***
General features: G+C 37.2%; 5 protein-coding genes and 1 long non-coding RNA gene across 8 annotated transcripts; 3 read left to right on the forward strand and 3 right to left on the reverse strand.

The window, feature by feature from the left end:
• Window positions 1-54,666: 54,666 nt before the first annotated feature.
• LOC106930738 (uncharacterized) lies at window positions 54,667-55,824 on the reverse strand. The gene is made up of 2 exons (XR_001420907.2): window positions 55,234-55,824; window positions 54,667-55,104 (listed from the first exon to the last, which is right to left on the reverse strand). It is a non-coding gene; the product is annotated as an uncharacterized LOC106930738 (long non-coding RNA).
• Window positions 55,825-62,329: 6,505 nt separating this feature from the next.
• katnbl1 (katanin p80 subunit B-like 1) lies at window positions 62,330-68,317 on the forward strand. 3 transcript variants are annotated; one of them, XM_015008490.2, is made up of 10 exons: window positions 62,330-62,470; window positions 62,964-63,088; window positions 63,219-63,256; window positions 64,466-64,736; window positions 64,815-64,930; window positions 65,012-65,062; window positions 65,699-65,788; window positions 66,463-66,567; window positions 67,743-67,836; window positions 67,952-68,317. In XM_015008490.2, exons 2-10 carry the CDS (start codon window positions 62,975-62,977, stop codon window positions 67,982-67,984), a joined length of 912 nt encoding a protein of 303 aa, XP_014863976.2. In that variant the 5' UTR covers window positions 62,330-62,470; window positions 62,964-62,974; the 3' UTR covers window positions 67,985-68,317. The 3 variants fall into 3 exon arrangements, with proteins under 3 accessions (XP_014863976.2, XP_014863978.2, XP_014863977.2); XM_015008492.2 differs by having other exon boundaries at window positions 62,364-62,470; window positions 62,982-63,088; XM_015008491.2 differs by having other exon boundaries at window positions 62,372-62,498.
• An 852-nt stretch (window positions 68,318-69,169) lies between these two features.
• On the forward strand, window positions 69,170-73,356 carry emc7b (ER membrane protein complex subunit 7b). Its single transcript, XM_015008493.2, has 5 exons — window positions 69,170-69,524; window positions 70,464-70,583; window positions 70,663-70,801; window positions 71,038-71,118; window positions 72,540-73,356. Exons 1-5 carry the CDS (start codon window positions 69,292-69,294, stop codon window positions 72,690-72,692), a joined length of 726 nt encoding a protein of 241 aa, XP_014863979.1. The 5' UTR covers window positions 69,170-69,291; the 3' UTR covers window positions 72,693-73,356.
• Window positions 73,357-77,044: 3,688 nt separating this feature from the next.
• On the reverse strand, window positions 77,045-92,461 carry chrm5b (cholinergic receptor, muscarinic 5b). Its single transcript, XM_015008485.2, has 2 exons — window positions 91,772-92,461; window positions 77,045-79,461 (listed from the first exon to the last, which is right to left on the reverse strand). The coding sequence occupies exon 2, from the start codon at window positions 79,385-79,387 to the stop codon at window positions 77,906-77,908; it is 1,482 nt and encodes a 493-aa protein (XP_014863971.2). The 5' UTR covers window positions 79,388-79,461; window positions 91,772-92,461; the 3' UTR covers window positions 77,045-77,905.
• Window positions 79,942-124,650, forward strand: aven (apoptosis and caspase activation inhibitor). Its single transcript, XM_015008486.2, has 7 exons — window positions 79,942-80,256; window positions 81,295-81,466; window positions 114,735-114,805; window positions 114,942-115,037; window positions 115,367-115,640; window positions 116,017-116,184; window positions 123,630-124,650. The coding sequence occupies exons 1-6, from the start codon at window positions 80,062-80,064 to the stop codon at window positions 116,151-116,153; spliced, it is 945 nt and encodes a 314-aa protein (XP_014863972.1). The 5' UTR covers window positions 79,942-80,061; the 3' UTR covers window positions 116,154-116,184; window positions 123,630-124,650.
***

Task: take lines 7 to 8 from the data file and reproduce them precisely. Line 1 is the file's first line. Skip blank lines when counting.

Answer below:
• An 852-nt stretch (window positions 68,318-69,169) lies between these two features.
• On the forward strand, window positions 69,170-73,356 carry emc7b (ER membrane protein complex subunit 7b). Its single transcript, XM_015008493.2, has 5 exons — window positions 69,170-69,524; window positions 70,464-70,583; window positions 70,663-70,801; window positions 71,038-71,118; window positions 72,540-73,356. Exons 1-5 carry the CDS (start codon window positions 69,292-69,294, stop codon window positions 72,690-72,692), a joined length of 726 nt encoding a protein of 241 aa, XP_014863979.1. The 5' UTR covers window positions 69,170-69,291; the 3' UTR covers window positions 72,693-73,356.